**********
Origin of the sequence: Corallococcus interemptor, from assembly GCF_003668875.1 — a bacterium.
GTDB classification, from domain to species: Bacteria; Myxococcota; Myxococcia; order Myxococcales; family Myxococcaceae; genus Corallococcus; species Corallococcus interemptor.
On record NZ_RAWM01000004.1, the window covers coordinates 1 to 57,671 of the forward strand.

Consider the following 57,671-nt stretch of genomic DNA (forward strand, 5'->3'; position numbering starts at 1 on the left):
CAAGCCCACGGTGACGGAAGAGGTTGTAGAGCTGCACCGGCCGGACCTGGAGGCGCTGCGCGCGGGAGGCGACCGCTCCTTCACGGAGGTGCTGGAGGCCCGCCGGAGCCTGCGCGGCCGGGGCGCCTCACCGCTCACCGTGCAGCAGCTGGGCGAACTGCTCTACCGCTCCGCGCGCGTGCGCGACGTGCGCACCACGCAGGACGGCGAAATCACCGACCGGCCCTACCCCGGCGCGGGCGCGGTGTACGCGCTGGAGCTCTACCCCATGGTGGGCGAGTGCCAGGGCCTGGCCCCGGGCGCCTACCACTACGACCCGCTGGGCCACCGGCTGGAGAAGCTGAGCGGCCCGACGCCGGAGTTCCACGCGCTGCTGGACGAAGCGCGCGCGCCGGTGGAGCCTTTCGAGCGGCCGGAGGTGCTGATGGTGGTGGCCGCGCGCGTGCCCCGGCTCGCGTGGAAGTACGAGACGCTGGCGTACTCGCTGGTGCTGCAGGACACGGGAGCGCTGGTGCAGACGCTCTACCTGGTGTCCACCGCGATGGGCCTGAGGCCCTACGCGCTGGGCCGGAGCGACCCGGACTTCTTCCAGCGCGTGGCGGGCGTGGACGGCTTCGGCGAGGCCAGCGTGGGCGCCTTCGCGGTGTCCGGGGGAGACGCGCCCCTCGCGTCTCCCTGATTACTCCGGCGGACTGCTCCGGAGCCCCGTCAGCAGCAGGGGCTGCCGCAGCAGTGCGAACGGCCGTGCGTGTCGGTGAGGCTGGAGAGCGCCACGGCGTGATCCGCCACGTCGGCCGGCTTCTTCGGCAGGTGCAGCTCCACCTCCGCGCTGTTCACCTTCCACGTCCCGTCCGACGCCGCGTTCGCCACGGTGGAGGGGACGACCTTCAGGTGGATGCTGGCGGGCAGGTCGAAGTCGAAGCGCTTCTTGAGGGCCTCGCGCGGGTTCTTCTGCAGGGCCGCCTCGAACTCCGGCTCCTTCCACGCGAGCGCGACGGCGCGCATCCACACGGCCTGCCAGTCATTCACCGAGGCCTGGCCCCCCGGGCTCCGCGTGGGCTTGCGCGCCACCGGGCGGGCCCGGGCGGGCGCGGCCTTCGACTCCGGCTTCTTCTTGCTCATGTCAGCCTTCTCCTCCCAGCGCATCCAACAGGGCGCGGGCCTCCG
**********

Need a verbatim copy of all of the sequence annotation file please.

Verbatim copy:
Origin of the sequence: Corallococcus interemptor, from assembly GCF_003668875.1 — a bacterium.
GTDB classification, from domain to species: Bacteria; Myxococcota; Myxococcia; order Myxococcales; family Myxococcaceae; genus Corallococcus; species Corallococcus interemptor.
On record NZ_RAWM01000004.1, the window covers coordinates 1 to 57,671 of the forward strand.

Consider the following 57,671-nt stretch of genomic DNA (forward strand, 5'->3'; position numbering starts at 1 on the left):
CAAGCCCACGGTGACGGAAGAGGTTGTAGAGCTGCACCGGCCGGACCTGGAGGCGCTGCGCGCGGGAGGCGACCGCTCCTTCACGGAGGTGCTGGAGGCCCGCCGGAGCCTGCGCGGCCGGGGCGCCTCACCGCTCACCGTGCAGCAGCTGGGCGAACTGCTCTACCGCTCCGCGCGCGTGCGCGACGTGCGCACCACGCAGGACGGCGAAATCACCGACCGGCCCTACCCCGGCGCGGGCGCGGTGTACGCGCTGGAGCTCTACCCCATGGTGGGCGAGTGCCAGGGCCTGGCCCCGGGCGCCTACCACTACGACCCGCTGGGCCACCGGCTGGAGAAGCTGAGCGGCCCGACGCCGGAGTTCCACGCGCTGCTGGACGAAGCGCGCGCGCCGGTGGAGCCTTTCGAGCGGCCGGAGGTGCTGATGGTGGTGGCCGCGCGCGTGCCCCGGCTCGCGTGGAAGTACGAGACGCTGGCGTACTCGCTGGTGCTGCAGGACACGGGAGCGCTGGTGCAGACGCTCTACCTGGTGTCCACCGCGATGGGCCTGAGGCCCTACGCGCTGGGCCGGAGCGACCCGGACTTCTTCCAGCGCGTGGCGGGCGTGGACGGCTTCGGCGAGGCCAGCGTGGGCGCCTTCGCGGTGTCCGGGGGAGACGCGCCCCTCGCGTCTCCCTGATTACTCCGGCGGACTGCTCCGGAGCCCCGTCAGCAGCAGGGGCTGCCGCAGCAGTGCGAACGGCCGTGCGTGTCGGTGAGGCTGGAGAGCGCCACGGCGTGATCCGCCACGTCGGCCGGCTTCTTCGGCAGGTGCAGCTCCACCTCCGCGCTGTTCACCTTCCACGTCCCGTCCGACGCCGCGTTCGCCACGGTGGAGGGGACGACCTTCAGGTGGATGCTGGCGGGCAGGTCGAAGTCGAAGCGCTTCTTGAGGGCCTCGCGCGGGTTCTTCTGCAGGGCCGCCTCGAACTCCGGCTCCTTCCACGCGAGCGCGACGGCGCGCATCCACACGGCCTGCCAGTCATTCACCGAGGCCTGGCCCCCCGGGCTCCGCGTGGGCTTGCGCGCCACCGGGCGGGCCCGGGCGGGCGCGGCCTTCGACTCCGGCTTCTTCTTGCTCATGTCAGCCTTCTCCTCCCAGCGCATCCAACAGGGCGCGGGCCTCCG